The night should have felt cathartic.
For the players, who spent the previous day-and-a-half receiving text alerts about their availability in trades or their private frustrations becoming tweets. For the coach, who has been shouldering the blame for the team’s slow start. For the fan base, many of whom paid for tickets Tuesday night at Capital One Arena and voiced their displeasure at what’s been happening on and off the court.
Though the win should have purged from the Wizards (6-11) the effects of a contentious practice last week through the unifying goal of winning a basketball game, the night did not end with the joy many would have expected from such a rally.
“We still have a lot of stuff to fix. It’s one game,” Bradley Beal said. “I’m still not happy. I know that everybody is still not happy with where we are. We still have a lot of work to do but you definitely take a lot of positives out of it, especially with all the negativity that’s been around us. We take all the positives we can get.”
As Beal delivered these words, he was bloodied and bruised with a gash over his right eye from a collision with Clippers guard Tyrone Wallace. Since Monday, the Wizards have taken body blows after a contentious practice of last week became public. The airing of the dirty laundry, which included an anonymous player speaking to ESPN personality Stephen A. Smith and pinning the team’s struggles on John Wall, has turned the Wizards into the NBA’s juiciest drama.
Inside the locker room, although Washington fought back from a 24-point deficit in the first half and defeated the solid Clippers (11-6), the sun didn’t quite come out.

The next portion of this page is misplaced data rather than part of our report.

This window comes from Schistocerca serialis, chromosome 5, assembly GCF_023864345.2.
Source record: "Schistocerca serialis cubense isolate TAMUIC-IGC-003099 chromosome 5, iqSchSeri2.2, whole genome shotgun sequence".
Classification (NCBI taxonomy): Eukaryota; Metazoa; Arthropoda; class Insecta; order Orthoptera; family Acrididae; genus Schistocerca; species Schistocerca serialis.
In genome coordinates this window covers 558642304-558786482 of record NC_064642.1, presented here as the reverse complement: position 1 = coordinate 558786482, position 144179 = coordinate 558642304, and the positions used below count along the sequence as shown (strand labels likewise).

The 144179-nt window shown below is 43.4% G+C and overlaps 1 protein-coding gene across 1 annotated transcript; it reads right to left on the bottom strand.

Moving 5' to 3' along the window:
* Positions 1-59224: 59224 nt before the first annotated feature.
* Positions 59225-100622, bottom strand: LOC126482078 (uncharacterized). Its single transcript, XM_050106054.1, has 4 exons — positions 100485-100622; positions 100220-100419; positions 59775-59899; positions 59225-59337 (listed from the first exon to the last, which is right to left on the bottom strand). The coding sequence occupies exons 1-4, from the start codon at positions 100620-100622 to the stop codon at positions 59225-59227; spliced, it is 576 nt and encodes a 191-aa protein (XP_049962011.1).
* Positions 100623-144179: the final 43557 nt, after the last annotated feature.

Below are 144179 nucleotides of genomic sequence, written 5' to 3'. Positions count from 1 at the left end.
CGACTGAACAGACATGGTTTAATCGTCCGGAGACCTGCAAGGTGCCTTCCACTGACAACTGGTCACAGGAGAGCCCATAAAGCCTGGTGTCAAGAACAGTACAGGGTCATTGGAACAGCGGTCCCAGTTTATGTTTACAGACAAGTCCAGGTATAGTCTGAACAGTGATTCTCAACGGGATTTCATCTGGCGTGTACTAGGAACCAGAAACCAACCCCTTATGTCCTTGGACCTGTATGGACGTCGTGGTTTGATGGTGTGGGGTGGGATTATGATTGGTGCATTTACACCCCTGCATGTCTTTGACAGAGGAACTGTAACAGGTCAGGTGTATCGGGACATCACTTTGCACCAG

Wall spoke in a monotone in describing the win as “cool.” And Markieff Morris shared a colorful rebuke for any anonymous source with the team.
“Nah, not really,” Morris responded when asked if the win provided a nice moment for a team in turmoil. “It’s f---ed up what’s going on. So, I wouldn’t say it makes it nicer. We just need to figure it out.”
“The comments that’s coming from the locker room is f---ed up,” Morris continued. “That don’t happen in other sports. So it’s messed up.”
Then Morris was asked if he addressed this point within the team.
“I don’t know who it is,” he said. “So it’s hard to address. But it’s messed up.”
With the losses piling up and the dysfunction swirling around a locker room that swears it’s not fractured, Coach Scott Brooks made a rare coaching move, at least for him, by removing Morris from the starting five. Though in the opening play, the new starter, second-year player Thomas Bryant, finished an alley-oop from Beal, the energy of that play did not continue through the rest of the quarter.
For the second consecutive game, the Wizards allowed an opponent to build a 20-point lead in the opening quarter. And for the fourth time, Washington surrendered at least 70 points in the first half.
“That first quarter, it’s not like we were not trying,” Brooks said. “They were making shots and made an effort to try to defend them, and we could not stop anybody. It was one of those nights we all had the golden arm — whoever we were guarding, that ball was going in — in that first quarter.”
But instead of wilting and closing the game with another blowout loss, the Wizards rallied. Morris played the final quarter in which the team scored 39 points, the same total the energetic second unit produced in Sunday’s loss, and he even hit the corner three that gave Washington its first lead since the first quarter.
Wall and Beal also came up big down the stretch, combining to make 7 of 10 shots, and Jeff Green was stabilizing by making another four shots. And yet the winning moments did not produce much relief for a team still trying to heal from its self-inflicted wounds.
“It’s just effort and heart,” Wall said in explaining the comeback. “We played defense. That’s all.”